DETROIT (AP) - General Motors faced more pressure over its handling of a deadly defect in certain compact cars Tuesday as word leaked of a criminal investigation and two congressional committees opened probes into the matter.
The Justice Department is investigating whether GM broke any laws with its slow response to a problem with ignition switches in compact cars from model years 2003 to 2007, according to a person briefed on the matter. The probe is being handled by the U.S. Attorney’s Office in New York, said the person, who asked not to be identified because the investigation has not been made public.
Spokesmen for the Justice Department and GM would not comment. The investigation was first reported by Bloomberg News.
At issue is why GM waited until February to recall 1.6 million older-model compact cars worldwide, even though it admitted knowing about the problem for a decade. The faulty ignition switches have been linked to 31 crashes and 13 deaths. Committees in the House and Senate also want to know why the government’s road safety watchdog, the National Highway Traffic Safety Administration, didn’t take action sooner.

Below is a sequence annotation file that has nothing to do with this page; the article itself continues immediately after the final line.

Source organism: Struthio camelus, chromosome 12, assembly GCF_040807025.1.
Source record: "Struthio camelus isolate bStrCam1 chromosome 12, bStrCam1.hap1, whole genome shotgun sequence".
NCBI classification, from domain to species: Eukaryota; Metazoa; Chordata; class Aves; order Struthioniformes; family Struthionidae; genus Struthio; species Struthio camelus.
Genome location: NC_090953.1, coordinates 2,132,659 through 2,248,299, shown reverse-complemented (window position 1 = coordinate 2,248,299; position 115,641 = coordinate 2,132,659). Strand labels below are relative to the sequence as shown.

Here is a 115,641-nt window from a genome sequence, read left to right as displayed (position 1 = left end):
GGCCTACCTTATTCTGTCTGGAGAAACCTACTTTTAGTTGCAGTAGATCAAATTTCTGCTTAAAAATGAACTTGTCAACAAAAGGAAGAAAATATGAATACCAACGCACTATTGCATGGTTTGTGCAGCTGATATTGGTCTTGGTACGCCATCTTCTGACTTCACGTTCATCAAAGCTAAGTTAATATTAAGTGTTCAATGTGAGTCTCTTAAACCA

GM announced last month it will replace ignition switches that can shut off car motors unexpectedly. When that happens, drivers lose power-assisted steering and brakes and can lose control of the cars. The ignition can slip from the run position to accessory or off, due partly to heavy key chains dangling from the steering column.
Also, if the ignition switch isn’t in the run position, air bags may not inflate if a crash occurs.
An Associated Press review of a NHTSA database found that drivers started submitting complaints about the problem in early 2005, shortly after the first Chevrolet Cobalt went on sale. The review of complaints about the Cobalt, GM’s top-selling small car in the mid-2000s, found 173 instances of engine stalling or air bags failing to deploy, both symptoms of the ignition problem. Many drivers reported problems with keys sticking in the ignition in addition to the stalling.
Fred Upton of Western Michigan, the chairman of the House committee, said in a statement Monday that a hearing will be held in the coming weeks.
Congress passed legislation in 2000 requiring automakers to report safety problems quickly to NHTSA. The laws came after an investigation into a series of Ford-Firestone tire problems.
Upton said the committee wants to know if GM or the agency missed something that could have flagged the problems sooner.
“If the answer is yes, we must learn how and why this happened, and then determine whether this system of reporting and analyzing complaints that Congress created to save lives is being implemented and working as the law intended,” Upton said.
The prospect of congressional hearings means more bad publicity for GM, which is trying to distance itself from a reputation for building lousy cars. The company has said it’s more focused on quality since emerging from bankruptcy protection in 2009.